Keep in mind, these are black powder casings, and require cleaning and lube after every use! After firing, remove the old primer, and use hot soapy water and a scrub brush to clean the casings very thoroughly. Give them a light coat of oil before storing them. Check on them from time to time to make sure no residue remains. Although aluminum casings will not rust, they will corrode when left with black powder residue inside them. Always clean your launcher well right after firing any black powder casing, even when using black powder substitutes.


In order to use these casings in a survival situation, I would recommend sealing the primer area with Nitrocellulose lacquer (fingernail polish works well), and using blue locktite or a small dab of silicone on the threaded base to waterproof that area. The top end of your projectile can be dipped in latex paint to provide a good positive waterproofing so your powder does not get damp should you and your ammunition get wet. The casing tubes can be loaded with any common star clusters or pyrotechnic mixture commonly used in distress signaling. With over a minute of smoke generation, it gives you plenty of time to be seen from aircraft or ground search parties.


When it comes to survival situations, these casings, and the Slam Fire launcher, will never break and/or let you down when loaded and stored properly.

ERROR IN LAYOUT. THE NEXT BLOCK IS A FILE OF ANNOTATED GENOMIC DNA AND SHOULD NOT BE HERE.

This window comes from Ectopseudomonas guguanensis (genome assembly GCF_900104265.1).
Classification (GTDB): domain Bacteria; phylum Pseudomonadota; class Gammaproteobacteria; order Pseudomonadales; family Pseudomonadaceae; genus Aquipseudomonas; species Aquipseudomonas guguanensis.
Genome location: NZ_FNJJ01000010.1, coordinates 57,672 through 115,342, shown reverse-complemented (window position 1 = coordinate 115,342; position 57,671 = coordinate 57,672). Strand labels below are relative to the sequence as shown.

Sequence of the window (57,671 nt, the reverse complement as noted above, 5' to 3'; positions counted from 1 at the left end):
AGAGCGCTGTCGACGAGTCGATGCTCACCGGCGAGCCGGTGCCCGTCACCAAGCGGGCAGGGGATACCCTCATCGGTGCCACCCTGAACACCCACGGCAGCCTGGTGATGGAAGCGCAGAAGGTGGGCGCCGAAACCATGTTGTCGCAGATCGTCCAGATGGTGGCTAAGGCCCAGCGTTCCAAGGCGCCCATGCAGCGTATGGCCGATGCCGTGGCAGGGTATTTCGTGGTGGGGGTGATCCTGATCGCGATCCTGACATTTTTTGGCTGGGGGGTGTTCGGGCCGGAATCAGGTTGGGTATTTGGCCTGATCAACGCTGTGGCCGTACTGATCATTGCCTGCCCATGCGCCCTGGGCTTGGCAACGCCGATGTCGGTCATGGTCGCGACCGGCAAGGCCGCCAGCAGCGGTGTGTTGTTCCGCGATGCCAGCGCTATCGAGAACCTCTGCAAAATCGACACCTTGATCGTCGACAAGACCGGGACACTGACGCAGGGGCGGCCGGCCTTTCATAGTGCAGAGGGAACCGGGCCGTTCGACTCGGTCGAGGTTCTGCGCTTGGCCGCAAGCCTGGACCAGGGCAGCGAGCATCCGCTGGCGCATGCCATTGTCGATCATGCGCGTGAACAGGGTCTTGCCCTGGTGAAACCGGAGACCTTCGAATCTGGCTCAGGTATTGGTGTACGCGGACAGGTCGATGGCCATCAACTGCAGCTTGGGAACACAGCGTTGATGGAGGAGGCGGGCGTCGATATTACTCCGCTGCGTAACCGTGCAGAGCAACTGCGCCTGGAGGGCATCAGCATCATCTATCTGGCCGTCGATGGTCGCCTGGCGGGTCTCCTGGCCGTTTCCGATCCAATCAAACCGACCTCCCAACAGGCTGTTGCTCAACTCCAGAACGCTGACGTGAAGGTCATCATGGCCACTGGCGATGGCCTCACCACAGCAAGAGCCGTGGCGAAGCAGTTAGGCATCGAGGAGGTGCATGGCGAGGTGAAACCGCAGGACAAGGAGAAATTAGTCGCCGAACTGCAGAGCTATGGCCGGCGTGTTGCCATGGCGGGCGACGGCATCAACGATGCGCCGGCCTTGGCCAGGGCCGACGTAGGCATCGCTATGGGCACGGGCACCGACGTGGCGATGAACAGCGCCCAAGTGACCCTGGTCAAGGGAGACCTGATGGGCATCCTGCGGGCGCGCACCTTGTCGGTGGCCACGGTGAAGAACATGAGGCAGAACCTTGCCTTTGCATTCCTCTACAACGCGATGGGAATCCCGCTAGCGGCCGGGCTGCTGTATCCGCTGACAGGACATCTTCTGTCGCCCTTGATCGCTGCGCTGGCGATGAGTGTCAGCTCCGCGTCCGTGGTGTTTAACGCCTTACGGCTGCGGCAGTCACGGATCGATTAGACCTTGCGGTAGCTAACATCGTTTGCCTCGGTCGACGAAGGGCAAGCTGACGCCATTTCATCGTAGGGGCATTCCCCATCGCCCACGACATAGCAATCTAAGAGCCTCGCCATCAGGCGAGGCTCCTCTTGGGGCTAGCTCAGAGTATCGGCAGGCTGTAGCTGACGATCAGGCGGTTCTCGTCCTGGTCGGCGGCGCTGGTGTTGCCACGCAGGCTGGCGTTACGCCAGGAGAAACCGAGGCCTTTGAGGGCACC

From the manufacturer:

- 5 inch complete (base and tube) $16.00


- 3 3/4 inch complete (base and tube) $15.00


- Base only $11.00


- 5 inch Tube only $ 6.00


- 3 3/4 inch Tube only $ 5.00


Dealer pricing available as well as quantity discount upon request. Forum

members will enjoy discount as well, like I always do. I will post for sale

ad with member discounts once review is done.


Yes, tubes and bases available separately. So one can buy as many bases and

tubes as they want and mix and match as they wish.


At this time I am stocking the two sizes (5 and 3 3/4 inch)but have plans to

make in a 2 1/8 inch size that will accommodate a film container very

nicely. Pricing will be forth coming on them.


Custom lengths will be available depending on quantity size. Need minimums

to keep pricing reasonable but they will be discounted as well. You know how

CNC works, it only makes sense if quantities are there to run. When a new

length is made from a custom order I will most likely add them as a stock



Other parts -


- 3 inch cardboard tubes $1.00 each or 12 for $10.


(4 inch are available in small quantizes)


- Plugs for tubes are 25 for $5 or 100 for $15.00.


Please visit Mark’s site here: for ordering, or contact him through our discussion forum.

By GROG   Copyright 2010 3LC Productions